Thunderbolt 2 Dock Stories April 20, 2016

As someone who uses timeline-based apps such as Logic Pro X and Final Cut Pro X on a regular basis, horizontal display real estate is incredibly important to me. When it comes to editing video and audio, the bigger the monitor the better.

With the recent popularity of extra-wide 21:9 monitors, I’ve come to understand that width can make a major difference in managing timeline-based editing workflows as well. The extra horizontal real estate is also a nice option for watching movies shot with a 2.39:1 aspect ratio.

With this in mind, I’ve been looking forward to going hands-on with a 21:9 display. LG’s 34UC98 UltraWide IPS monitor is not only extremely wide at 3440 x 1440, but it’s curved as well. How does this new display fit into my workflow? Does having a so-called UltraWide display make a difference?  expand full story

Thunderbolt 2 Dock Stories October 29, 2015

Other World Computing doesn’t just dabble in Mac accessories — it’s one of the most popular third-party Apple RAM and SSD vendors, and sells some of the only Blu-Ray drives marketed at Mac users. So it wasn’t a surprise to learn that OWC had developed its own Thunderbolt 2 Dock ($228), entering an accessory category that was simultaneously worthwhile and fairly stagnant. Almost all of the best Thunderbolt 2 docks have the same core features and design elements, mixing silver aluminum, black plastic, an external power supply and a bunch of ports together to make one-point connectivity hubs for Macs. OWC’s design is similar, but it’s functionally unique.

Measuring 9″ wide by 3.5″ deep by 1.1″ tall, OWC’s Thunderbolt 2 Dock is the largest such accessory I’ve seen, looking like an elongated Mac mini with a glossy black top. The right side has two always-powered USB ports, while the back includes a collection of 10 additional audio, video, and data ports, plus wall power. That means OWC’s design is both the biggest and most capable Thunderbolt 2 dock out there, but does that also make it the best? From my perspective, that depends on your Mac’s needs…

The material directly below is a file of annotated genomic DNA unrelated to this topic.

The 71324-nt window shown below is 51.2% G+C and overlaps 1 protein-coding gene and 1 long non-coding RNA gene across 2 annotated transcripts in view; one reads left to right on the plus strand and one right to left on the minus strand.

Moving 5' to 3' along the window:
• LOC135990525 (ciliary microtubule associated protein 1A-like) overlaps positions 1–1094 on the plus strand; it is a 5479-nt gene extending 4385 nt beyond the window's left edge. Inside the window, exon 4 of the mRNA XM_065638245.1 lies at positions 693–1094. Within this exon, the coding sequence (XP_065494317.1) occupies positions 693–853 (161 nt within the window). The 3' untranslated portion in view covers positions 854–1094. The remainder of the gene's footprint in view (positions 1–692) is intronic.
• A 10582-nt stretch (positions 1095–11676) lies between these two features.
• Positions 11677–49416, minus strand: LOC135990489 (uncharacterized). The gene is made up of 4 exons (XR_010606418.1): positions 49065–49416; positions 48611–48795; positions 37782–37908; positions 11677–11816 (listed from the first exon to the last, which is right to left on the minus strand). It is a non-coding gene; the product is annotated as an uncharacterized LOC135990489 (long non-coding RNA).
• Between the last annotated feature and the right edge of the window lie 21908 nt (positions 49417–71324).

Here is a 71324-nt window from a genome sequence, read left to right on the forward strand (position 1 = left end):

expand full story

Sylvania HomeKit Light Strip

Thunderbolt 2 Dock Stories October 27, 2015

Apple and Intel’s Thunderbolt 2 standard has given Mac users — particularly professional Mac users — a premium, high-speed connector option for situations where bandwidth and speed are necessary: hooking up big, fast hard drives, high-resolution monitors, or even external graphics cards. The latest iMacs, Mac Pros, MacBook Pros and MacBook Airs all feature at least one Thunderbolt 2 port, a boon for expandability.

This year, Thunderbolt 2 docks have really taken off. Long-time Mac accessory makers have come up with a few different riffs on the same basic idea, leveraging a single cable to connect a bunch of Thunderbolt, USB, and audio/video accessories all at once to a Mac. This enables MacBook users to return home and make one connection to everything from an external monitor and speakers to external hard drives and card readers; it can also allow iMac, Mac Pro, and Mac mini users to connect devices built with connectors not found on their machines.